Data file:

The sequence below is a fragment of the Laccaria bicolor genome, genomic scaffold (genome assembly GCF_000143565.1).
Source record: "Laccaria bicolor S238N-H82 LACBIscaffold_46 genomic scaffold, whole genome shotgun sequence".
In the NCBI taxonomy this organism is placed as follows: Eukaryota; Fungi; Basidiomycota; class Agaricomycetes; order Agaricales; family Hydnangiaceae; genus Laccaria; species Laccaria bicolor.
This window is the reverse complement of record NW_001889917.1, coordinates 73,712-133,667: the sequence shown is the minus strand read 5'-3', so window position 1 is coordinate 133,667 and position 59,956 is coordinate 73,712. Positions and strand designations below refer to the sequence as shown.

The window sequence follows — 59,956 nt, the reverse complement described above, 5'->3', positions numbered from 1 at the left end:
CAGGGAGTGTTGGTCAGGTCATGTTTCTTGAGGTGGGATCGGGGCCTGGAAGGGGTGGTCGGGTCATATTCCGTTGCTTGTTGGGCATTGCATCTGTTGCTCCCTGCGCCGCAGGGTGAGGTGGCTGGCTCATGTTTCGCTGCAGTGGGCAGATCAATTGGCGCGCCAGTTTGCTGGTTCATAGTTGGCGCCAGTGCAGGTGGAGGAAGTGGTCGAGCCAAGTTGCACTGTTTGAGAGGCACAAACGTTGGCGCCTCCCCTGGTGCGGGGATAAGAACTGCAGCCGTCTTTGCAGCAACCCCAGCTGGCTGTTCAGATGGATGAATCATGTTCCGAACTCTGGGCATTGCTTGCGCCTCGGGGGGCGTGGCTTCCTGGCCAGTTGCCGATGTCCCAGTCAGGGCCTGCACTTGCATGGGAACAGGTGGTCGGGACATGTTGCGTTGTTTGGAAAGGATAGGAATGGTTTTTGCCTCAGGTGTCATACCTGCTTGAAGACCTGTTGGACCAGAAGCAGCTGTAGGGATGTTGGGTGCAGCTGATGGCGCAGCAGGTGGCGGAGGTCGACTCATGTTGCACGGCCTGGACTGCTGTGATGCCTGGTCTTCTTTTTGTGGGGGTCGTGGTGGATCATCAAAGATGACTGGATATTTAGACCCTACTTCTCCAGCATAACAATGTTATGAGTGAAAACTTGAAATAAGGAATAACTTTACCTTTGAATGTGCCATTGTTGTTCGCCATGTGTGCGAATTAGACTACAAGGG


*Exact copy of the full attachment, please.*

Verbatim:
The sequence below is a fragment of the Laccaria bicolor genome, genomic scaffold (genome assembly GCF_000143565.1).
Source record: "Laccaria bicolor S238N-H82 LACBIscaffold_46 genomic scaffold, whole genome shotgun sequence".
In the NCBI taxonomy this organism is placed as follows: Eukaryota; Fungi; Basidiomycota; class Agaricomycetes; order Agaricales; family Hydnangiaceae; genus Laccaria; species Laccaria bicolor.
This window is the reverse complement of record NW_001889917.1, coordinates 73,712-133,667: the sequence shown is the minus strand read 5'-3', so window position 1 is coordinate 133,667 and position 59,956 is coordinate 73,712. Positions and strand designations below refer to the sequence as shown.

The window sequence follows — 59,956 nt, the reverse complement described above, 5'->3', positions numbered from 1 at the left end:
CAGGGAGTGTTGGTCAGGTCATGTTTCTTGAGGTGGGATCGGGGCCTGGAAGGGGTGGTCGGGTCATATTCCGTTGCTTGTTGGGCATTGCATCTGTTGCTCCCTGCGCCGCAGGGTGAGGTGGCTGGCTCATGTTTCGCTGCAGTGGGCAGATCAATTGGCGCGCCAGTTTGCTGGTTCATAGTTGGCGCCAGTGCAGGTGGAGGAAGTGGTCGAGCCAAGTTGCACTGTTTGAGAGGCACAAACGTTGGCGCCTCCCCTGGTGCGGGGATAAGAACTGCAGCCGTCTTTGCAGCAACCCCAGCTGGCTGTTCAGATGGATGAATCATGTTCCGAACTCTGGGCATTGCTTGCGCCTCGGGGGGCGTGGCTTCCTGGCCAGTTGCCGATGTCCCAGTCAGGGCCTGCACTTGCATGGGAACAGGTGGTCGGGACATGTTGCGTTGTTTGGAAAGGATAGGAATGGTTTTTGCCTCAGGTGTCATACCTGCTTGAAGACCTGTTGGACCAGAAGCAGCTGTAGGGATGTTGGGTGCAGCTGATGGCGCAGCAGGTGGCGGAGGTCGACTCATGTTGCACGGCCTGGACTGCTGTGATGCCTGGTCTTCTTTTTGTGGGGGTCGTGGTGGATCATCAAAGATGACTGGATATTTAGACCCTACTTCTCCAGCATAACAATGTTATGAGTGAAAACTTGAAATAAGGAATAACTTTACCTTTGAATGTGCCATTGTTGTTCGCCATGTGTGCGAATTAGACTACAAGGG